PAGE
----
Furthermore, telecom service providers operating in Iran, including the Telecommunication Infrastructure Company, have an obligation to uphold and respect human rights by providing quality, open, and secure access to the internet and digital communication tools throughout the elections and beyond. Internet shutdowns — whether in Iran or other countries — must never be allowed to become the new normal, and we encourage Iranian enterprises to integrate these practices for responding to censorship and network disruption requests in all markets where they operate.
As organizations that believe in the power of the internet as an enabler of all other human rights, we assert that unhindered access to the internet, social media, and messaging apps during the election period in Iran are vital to people exercising their right to freely express their views in a peaceful manner of their choosing, to engage in free exchange of information, and to advocate for transparency. We emphasise that such access is ever more crucial in a context where laws and policies governing elections and the media, in flagrant violations of international law and standards, impose severe restrictions — among others — on the rights to freedom of expression and political participation.
We respectfully request that you use the important positions of your offices to:
- Refrain from arbitrarily blocking access to social media platforms, such as Instagram and Clubhouse, and messaging apps, and publicly assure the people of Iran that the internet, including social media and other digital communication platforms, will remain open, accessible, inclusive, and secure across Iran throughout the election and thereafter;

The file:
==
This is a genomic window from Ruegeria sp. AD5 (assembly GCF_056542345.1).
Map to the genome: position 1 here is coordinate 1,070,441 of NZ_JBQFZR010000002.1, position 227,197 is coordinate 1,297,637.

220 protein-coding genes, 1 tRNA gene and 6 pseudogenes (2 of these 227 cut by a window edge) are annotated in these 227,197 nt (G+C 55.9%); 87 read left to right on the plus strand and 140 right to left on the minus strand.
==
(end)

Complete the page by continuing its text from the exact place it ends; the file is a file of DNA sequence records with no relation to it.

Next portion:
- Stop blocking and tampering with VPN connections, a necessary and sometimes ubiquitous tool for access to the censored internet in Iran;
- Refrain from impeding access to high-quality, secure, and unrestricted internet for everyone throughout the election period and thereafter; and
- Order internet service providers operating in the country to inform internet users of any potential disruptions, and to take all reasonable steps to fix any identified disruptions likely to impact the quality of service they receive.
Abdorrahman Boroumand Center (ABC)
Advocacy Initiative for Development (AID)
Africa Open Data and Internet Research Foundation (AODIRF)
All Human Rights for All in Iran
Association for the Human Rights of the Azerbaijani People in Iran (AHRAZ)
Bareedo Platform Somalia
Bloggers Association of Kenya
Center for Human Rights in Iran
Change Tanzania movement
Digital Rights Coalition – Malawi
Digital Rights Kashmir
Electronic Frontier Foundation
Gambia Press Union (GPU)
Human Rights Activists in Iran (HRA)
Human Rights Watch
Kijiji Yeetu, Kenya
Kurdistan Human Rights Association-Geneva
Organization of the Justice Campaign
Paradigm Initiative (PIN)
Project on Middle East Democracy (POMED)
Securing Organizations through Automated
Siamak Pourzand Foundation
The Tor Project
United for Iran
VE sin Filtro
Wikimedia Community User Group Uganda
Women ICT Advocacy Group (WIAG)
Women of Uganda Network (WOUGNET)
1 An internet shutdown is defined as an intentional disruption of internet or electronic communications, rendering them inaccessible or eﬀectively unusable, for a specific population or within a location, often to exert control over the flow of information. See more at: https://accessnow.org/keepiton.
Photo credit: Access Now